- Motivation to complete a transaction
- The urgency to act now
- Financial capabilities
- Knowledge and ability to take over and run a business
Who Typically Buys Businesses?
While buyers will typically fit into the strategic, financial, or individual categories, a wide range of people and institutions may be motivated to acquire your business.
Forbes describes search funds as “vehicles for entrepreneurs to raise funds from investors interested in making private equity investments.” A search fund refers to an individual backed by a team of investors interested in investing in, buying, and taking a business’s reins.
There are situations where an employee, or more likely a group of employees, can acquire a business from a management team. Employees can be considered a type of strategic buyer. They often have large scale plans to advance a company based on their experience with the business’s strengths and growth potential.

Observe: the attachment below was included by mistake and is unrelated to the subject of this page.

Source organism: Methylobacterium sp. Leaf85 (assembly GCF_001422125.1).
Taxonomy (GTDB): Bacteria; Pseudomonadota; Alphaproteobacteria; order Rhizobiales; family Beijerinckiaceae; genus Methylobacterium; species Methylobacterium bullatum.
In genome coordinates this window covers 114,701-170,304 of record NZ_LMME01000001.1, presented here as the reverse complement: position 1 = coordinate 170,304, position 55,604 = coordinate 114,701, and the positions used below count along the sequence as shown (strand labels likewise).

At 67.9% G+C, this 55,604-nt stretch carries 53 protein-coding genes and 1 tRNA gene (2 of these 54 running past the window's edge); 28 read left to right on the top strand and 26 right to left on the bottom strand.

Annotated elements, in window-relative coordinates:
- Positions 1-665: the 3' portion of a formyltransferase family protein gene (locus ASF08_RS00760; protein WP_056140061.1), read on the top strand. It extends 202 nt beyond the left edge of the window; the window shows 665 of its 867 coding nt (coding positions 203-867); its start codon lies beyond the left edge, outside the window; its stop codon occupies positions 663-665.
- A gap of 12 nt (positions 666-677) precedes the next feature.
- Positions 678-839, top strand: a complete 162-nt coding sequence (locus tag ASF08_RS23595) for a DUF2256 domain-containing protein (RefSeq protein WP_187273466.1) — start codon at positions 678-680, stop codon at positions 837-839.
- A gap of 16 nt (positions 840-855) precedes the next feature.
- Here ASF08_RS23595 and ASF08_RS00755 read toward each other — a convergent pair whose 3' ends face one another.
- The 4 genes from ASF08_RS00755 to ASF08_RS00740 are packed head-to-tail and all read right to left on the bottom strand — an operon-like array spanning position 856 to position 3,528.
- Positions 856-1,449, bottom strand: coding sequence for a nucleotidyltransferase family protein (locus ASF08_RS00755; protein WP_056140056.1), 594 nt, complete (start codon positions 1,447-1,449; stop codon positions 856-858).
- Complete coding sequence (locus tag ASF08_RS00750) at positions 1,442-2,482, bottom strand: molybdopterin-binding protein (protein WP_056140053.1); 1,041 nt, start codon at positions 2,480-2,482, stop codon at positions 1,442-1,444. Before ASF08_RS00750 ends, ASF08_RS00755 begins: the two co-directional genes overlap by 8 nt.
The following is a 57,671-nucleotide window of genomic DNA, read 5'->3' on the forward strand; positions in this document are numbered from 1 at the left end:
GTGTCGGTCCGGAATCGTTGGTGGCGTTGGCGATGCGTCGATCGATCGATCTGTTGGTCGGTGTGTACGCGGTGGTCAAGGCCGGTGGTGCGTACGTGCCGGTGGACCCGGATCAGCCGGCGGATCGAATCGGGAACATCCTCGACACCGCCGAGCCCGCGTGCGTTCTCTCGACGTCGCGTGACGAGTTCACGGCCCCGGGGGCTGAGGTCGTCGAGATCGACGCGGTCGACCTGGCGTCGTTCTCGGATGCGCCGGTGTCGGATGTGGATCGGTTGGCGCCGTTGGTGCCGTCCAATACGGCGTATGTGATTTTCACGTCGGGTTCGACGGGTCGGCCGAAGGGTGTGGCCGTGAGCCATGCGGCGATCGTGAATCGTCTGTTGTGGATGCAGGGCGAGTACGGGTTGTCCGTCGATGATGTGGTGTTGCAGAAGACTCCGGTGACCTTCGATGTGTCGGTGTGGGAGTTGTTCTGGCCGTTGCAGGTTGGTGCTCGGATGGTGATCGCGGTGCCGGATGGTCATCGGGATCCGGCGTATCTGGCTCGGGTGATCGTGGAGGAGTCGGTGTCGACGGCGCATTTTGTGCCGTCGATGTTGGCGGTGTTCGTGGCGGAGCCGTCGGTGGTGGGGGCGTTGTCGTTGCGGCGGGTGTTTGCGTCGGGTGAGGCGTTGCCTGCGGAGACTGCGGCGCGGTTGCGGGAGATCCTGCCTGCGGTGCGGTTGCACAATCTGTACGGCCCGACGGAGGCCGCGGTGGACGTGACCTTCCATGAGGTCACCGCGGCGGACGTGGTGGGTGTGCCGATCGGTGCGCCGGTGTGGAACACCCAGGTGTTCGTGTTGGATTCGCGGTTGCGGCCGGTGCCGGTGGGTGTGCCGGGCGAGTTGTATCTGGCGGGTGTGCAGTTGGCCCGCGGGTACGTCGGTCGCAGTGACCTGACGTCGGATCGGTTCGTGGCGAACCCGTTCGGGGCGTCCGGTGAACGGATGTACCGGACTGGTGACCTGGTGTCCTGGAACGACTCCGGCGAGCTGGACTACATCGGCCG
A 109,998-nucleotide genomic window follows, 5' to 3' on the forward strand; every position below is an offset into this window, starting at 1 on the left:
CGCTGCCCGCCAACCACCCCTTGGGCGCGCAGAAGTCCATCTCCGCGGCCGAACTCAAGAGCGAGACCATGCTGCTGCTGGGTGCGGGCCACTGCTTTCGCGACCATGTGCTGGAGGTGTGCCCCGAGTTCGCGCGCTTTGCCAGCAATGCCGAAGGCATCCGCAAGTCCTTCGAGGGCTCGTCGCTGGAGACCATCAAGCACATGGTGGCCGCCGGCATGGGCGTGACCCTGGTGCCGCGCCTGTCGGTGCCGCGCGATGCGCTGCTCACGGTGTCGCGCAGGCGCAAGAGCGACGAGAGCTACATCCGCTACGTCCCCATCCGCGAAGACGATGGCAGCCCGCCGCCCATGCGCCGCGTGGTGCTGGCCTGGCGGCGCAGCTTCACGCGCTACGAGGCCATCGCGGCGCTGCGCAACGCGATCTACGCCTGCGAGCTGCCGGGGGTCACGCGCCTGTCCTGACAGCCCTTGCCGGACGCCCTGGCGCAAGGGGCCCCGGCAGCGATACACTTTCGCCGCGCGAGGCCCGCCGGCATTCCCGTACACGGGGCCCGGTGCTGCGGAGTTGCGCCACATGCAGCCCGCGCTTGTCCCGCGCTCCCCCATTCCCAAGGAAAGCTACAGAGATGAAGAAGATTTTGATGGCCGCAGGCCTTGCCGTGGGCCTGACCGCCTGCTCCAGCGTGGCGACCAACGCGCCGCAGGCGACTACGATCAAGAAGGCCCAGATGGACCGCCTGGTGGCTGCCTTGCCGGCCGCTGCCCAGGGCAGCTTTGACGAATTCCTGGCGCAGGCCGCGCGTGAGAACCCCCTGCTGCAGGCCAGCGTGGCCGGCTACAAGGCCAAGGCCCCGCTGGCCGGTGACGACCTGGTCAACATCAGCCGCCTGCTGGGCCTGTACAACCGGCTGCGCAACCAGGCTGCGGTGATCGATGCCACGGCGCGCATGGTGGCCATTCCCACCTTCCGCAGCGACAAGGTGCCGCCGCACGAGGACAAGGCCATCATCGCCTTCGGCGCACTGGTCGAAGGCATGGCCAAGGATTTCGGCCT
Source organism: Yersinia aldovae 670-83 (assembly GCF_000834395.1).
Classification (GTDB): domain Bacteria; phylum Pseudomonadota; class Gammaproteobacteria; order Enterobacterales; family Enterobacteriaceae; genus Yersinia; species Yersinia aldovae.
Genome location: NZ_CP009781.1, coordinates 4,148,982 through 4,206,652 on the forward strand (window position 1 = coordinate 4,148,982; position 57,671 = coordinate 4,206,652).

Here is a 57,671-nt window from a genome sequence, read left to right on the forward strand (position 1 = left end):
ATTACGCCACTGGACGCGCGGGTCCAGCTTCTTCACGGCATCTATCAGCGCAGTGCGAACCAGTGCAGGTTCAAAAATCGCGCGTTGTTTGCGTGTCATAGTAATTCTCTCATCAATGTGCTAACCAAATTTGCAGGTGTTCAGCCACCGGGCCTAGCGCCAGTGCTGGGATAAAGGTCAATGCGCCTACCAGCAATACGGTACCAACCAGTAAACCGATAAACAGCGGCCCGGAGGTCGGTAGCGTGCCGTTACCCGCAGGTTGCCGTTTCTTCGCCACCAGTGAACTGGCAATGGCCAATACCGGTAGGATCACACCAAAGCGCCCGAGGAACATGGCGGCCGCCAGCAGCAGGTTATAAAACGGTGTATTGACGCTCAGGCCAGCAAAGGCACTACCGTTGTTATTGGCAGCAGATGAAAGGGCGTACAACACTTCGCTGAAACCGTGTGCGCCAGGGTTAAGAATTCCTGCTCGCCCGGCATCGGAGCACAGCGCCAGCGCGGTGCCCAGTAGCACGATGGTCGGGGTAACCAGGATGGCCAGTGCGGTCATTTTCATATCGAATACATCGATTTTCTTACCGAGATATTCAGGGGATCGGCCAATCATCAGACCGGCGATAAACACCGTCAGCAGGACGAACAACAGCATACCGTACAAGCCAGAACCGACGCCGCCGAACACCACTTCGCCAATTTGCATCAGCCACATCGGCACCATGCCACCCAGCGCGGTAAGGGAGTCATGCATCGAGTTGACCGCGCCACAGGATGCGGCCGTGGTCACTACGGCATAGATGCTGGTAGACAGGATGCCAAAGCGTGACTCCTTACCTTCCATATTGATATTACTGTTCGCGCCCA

Holding companies are a type of financial buyer as they solely exist to acquire and trade businesses. Also known as shell companies, these buyers do not offer services or products as part of daily operations. Their primary source of revenue comes from acquiring and obtaining a controlling stake in businesses.
This type of buyer is an excellent option if you are looking to partially sell your business and still maintain involvement in the company.
Private Equity Firms
Private Equity Firms are another example of a financial buyer. These firms are funded by investors and individuals with a high-net-worth whose funds are used to acquire businesses.
These investors and individuals are known as limited partners. The firm’s general partners will grow their investors’ acquired companies over several years before selling them.
After selling these companies, the limited and general partners both earn a return. These firms are best suited to businesses looking to fill their full potential. They help maximize your business’s profit in the shortest period and make your business decisions to help it achieve optimal growth before selling.